This irked immigration hard-liners, since the Department of Labor is responsible for administering and overseeing various controversial guest worker programs. Slate's own Reihan Salam argued that Puzder was the one Cabinet nominee Republicans should absolutely vote against. Puzder ultimately tried to push back against his image as the administration's potential open-borders advocate. “My job as a business person is to maximize profits for my company, employees and shareholders,” he said in a statement. “My job as the Secretary of Labor, if confirmed, is to serve U.S. citizen workers—that is my moral and constitutional duty.“ But it didn't help matters when reports broke that Puzder had hired an undocumented maid—even though he wasn't the only Trump Cabinet pick possessing that particular trait.
In the end, Puzder's nomination seems to have been sunk by the combined weight of his flaws, but it's hard to shake the sense that immigration was the decisive issue. Two of the first Republican senators to back off of him were, notably, women—Susan Collins of Maine and Lisa Murkowski of Alaska—who had watched footage of his ex-wife's appearance on Oprah. But other GOP members voiced concerns about his housekeeper. Meanwhile, Republicans are still standing pretty much in lockstep behind the alleged sexual predator whose ex-wife once accused him of abuse during a divorce who currently occupies the Oval Office. Given that, it seems Puzder might have survived had he hired a different cleaning lady.
Looking forward, whomever Trump picks to replace Puzder will almost certainly be just as bad on labor rights and worse on issues like immigration. One likely contender right now is Peter Kirsanow, who as a member of the National Labor Relations Board under George W. Bush had a habit of siding against workers. Kirsanow, who is black, testified before Congress that, “Not only do illegal immigrants compete for jobs with African-Americans, but that competition drives down wages for the jobs that are available.” He has other opinions that are sure to enrage the left—among them, he's a critic of affirmative action and seems to think there should be religious exemptions to rules barring discrimination against gays and lesbians. “In our constitutional order, the first reason that religious liberty takes precedence over sexual liberty is that this is enshrined in our Constitution,” he wrote last year while sitting on the U.S. Civil Rights Commission.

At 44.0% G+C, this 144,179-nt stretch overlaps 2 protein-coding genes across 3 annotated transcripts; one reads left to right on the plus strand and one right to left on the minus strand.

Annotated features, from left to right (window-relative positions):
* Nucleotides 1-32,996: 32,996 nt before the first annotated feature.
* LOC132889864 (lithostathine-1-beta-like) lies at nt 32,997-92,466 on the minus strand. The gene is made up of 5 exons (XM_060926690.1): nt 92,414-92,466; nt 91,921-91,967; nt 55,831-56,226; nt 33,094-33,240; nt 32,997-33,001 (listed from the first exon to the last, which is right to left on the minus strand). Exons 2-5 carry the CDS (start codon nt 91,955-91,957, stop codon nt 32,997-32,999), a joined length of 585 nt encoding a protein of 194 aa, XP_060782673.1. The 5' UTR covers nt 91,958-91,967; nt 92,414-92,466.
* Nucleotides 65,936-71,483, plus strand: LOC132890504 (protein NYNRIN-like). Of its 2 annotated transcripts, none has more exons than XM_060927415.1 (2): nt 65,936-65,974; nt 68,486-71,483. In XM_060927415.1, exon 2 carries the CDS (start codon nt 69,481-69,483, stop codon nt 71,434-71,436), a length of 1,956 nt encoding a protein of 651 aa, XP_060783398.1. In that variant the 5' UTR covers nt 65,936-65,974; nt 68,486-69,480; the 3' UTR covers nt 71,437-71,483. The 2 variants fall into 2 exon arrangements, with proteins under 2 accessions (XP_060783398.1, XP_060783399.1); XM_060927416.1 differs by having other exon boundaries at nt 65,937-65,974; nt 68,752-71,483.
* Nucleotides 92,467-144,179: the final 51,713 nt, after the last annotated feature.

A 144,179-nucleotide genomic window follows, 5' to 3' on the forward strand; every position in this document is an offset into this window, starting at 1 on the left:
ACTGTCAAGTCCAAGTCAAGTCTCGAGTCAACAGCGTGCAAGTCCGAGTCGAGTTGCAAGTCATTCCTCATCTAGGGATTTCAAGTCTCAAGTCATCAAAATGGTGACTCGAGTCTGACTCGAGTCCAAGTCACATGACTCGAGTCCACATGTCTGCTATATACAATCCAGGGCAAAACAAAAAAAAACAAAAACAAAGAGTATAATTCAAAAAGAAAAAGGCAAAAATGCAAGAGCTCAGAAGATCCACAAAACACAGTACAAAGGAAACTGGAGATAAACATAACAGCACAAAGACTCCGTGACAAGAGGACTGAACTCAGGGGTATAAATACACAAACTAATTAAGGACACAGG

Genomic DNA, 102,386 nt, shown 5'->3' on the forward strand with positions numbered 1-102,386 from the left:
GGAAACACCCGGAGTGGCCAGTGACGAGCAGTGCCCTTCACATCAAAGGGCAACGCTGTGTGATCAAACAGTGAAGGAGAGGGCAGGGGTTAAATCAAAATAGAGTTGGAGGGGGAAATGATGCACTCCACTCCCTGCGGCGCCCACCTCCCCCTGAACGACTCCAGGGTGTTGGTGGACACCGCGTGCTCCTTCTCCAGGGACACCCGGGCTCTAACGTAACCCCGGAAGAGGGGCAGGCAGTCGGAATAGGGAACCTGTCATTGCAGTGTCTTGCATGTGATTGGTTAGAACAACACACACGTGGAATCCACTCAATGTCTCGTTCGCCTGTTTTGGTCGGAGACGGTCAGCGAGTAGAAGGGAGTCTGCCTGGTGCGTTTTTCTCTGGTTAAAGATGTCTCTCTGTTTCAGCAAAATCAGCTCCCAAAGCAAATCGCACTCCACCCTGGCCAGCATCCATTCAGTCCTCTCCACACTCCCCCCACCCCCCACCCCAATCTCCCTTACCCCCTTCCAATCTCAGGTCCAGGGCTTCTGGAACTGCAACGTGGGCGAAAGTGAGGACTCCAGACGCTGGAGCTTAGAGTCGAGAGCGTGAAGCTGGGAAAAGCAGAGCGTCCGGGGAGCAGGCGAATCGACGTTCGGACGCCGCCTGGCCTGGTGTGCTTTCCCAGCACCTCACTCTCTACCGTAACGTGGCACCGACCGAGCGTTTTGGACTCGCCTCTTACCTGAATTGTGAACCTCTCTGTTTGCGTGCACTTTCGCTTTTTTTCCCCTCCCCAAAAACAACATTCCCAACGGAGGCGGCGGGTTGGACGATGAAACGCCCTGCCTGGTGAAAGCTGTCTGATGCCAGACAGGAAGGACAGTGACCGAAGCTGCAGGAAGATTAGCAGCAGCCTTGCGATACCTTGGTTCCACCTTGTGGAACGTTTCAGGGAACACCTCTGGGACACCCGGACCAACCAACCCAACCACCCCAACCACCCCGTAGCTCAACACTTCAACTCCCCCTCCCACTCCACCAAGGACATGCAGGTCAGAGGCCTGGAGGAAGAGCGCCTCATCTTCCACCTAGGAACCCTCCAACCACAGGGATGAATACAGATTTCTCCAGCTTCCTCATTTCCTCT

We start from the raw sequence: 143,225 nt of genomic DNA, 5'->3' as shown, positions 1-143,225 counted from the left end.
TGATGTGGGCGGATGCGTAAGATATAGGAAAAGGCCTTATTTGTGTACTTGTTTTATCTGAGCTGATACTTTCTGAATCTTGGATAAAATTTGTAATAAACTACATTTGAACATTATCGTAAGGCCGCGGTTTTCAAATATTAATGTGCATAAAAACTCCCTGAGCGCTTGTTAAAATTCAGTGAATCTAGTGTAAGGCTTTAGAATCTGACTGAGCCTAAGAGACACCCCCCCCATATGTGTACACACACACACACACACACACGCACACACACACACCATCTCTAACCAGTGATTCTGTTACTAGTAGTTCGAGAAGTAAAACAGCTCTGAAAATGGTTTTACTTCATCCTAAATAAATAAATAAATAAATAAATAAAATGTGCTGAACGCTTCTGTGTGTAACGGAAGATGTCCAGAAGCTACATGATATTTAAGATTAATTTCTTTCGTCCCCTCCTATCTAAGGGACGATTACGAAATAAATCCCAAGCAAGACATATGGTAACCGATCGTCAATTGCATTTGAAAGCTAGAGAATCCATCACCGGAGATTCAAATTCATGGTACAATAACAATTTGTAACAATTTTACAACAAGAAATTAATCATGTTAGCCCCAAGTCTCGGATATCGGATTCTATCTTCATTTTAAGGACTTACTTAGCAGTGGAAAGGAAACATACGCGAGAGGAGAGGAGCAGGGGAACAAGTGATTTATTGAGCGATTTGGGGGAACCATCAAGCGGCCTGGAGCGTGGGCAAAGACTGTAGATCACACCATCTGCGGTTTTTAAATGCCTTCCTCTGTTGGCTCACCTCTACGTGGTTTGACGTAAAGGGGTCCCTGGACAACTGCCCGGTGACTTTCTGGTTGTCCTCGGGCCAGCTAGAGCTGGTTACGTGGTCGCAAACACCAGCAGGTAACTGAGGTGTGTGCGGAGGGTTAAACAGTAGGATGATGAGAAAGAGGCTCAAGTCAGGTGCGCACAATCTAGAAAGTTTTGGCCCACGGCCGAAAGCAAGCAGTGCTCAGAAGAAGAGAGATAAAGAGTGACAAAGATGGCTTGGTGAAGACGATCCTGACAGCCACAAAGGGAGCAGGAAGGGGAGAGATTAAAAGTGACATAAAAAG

Kirsanow may not turn out to be the nominee, but chances are whomever Trump picks will fit his profile more closely than that of an immigration-loving burger exec. Puzder's public attitudes toward workers and his alleged history of marital violence may have been loathsome. But the man still might have been the best we could expect from this administration.
Ironically, he might not have even been the nightmare on workers' rights progressives imagined. As one key Labor Department official told me: “If the staff he brought in are a reflection of the kind of Secretary he would have been, he would have been someone who could be open to reasonable labor policies.”
“Democrats needed a win and they got one,” the official added. “Now we'll get worse, I'm sure.”